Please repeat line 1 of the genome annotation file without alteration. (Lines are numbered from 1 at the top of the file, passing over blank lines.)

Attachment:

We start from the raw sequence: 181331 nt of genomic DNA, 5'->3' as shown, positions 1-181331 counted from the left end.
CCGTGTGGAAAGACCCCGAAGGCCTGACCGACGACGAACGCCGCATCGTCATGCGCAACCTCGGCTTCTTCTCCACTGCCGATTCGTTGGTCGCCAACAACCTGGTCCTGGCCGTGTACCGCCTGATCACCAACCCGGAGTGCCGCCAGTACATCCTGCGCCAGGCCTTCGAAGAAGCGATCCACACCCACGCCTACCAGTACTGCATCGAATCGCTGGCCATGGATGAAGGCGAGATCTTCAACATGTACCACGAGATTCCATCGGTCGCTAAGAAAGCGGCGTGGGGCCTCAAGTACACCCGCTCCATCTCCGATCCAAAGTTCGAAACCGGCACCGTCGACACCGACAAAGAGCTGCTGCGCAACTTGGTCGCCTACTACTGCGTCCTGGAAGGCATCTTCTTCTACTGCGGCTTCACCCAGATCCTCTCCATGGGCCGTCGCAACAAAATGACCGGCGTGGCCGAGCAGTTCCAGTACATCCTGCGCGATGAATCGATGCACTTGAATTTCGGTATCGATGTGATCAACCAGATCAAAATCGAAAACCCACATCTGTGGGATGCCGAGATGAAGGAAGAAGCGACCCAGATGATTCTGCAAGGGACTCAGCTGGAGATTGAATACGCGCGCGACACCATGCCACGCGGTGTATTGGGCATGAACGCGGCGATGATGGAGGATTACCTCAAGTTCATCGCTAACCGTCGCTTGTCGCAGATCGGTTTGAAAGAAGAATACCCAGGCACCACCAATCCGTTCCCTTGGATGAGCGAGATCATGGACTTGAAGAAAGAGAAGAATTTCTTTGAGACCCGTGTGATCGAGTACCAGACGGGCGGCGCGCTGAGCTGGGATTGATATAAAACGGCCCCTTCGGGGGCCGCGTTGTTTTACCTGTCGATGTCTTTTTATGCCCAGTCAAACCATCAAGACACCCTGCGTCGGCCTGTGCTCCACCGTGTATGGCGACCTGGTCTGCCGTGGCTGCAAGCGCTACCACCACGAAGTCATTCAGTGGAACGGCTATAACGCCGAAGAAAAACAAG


We start from the raw sequence: 181331 nt of genomic DNA, 5'->3' as shown, positions 1-181331 counted from the left end.